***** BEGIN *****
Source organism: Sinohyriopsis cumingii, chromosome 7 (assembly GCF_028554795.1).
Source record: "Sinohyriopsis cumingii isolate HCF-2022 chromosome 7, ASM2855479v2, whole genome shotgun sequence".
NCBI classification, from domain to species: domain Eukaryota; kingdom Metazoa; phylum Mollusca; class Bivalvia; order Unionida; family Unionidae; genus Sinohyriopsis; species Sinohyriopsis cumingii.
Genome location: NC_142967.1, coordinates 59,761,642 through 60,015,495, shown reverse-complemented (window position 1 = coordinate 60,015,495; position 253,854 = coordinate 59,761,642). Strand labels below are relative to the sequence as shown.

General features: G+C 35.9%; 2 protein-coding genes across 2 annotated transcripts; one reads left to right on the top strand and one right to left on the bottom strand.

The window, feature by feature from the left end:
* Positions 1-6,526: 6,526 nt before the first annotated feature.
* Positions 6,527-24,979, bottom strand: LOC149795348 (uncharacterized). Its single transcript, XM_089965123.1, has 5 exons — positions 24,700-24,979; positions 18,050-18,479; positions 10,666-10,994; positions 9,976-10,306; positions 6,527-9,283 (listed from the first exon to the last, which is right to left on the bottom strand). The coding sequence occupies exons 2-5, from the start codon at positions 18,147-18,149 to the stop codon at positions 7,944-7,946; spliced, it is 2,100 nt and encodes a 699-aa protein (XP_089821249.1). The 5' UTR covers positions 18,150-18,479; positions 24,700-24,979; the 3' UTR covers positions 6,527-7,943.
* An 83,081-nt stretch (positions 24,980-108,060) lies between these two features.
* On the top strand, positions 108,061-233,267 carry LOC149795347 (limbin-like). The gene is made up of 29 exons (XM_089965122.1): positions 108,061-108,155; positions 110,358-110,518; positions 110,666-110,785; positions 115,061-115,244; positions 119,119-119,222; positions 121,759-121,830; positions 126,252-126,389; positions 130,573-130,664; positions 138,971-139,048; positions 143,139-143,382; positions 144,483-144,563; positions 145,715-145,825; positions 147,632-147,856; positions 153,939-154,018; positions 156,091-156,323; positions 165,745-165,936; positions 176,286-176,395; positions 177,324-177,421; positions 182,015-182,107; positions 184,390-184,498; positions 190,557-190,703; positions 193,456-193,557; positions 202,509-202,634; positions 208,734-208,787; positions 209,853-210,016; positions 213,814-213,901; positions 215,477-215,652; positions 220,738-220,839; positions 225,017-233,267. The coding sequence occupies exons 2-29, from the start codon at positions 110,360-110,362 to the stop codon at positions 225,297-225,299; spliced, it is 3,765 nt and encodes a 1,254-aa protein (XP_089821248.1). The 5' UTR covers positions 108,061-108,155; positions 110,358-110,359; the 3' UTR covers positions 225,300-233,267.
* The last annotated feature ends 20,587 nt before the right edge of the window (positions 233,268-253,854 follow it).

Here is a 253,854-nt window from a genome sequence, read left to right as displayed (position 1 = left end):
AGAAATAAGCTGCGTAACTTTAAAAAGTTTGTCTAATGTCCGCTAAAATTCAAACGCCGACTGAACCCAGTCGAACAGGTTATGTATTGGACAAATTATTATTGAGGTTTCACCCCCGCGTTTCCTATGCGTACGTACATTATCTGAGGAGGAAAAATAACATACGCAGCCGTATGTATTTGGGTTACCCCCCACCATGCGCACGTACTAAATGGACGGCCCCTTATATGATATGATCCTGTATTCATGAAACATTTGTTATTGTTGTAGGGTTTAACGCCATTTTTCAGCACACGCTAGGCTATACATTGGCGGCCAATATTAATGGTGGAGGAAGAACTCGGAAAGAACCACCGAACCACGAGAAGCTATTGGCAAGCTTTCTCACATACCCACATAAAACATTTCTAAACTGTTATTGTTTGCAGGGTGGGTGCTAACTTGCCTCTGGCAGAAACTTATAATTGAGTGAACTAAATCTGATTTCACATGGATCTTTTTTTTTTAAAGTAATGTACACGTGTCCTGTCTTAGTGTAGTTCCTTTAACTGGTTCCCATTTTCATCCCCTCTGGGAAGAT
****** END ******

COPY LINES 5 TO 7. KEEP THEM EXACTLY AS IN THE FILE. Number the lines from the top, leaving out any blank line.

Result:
General features: G+C 35.9%; 2 protein-coding genes across 2 annotated transcripts; one reads left to right on the top strand and one right to left on the bottom strand.

The window, feature by feature from the left end:
* Positions 1-6,526: 6,526 nt before the first annotated feature.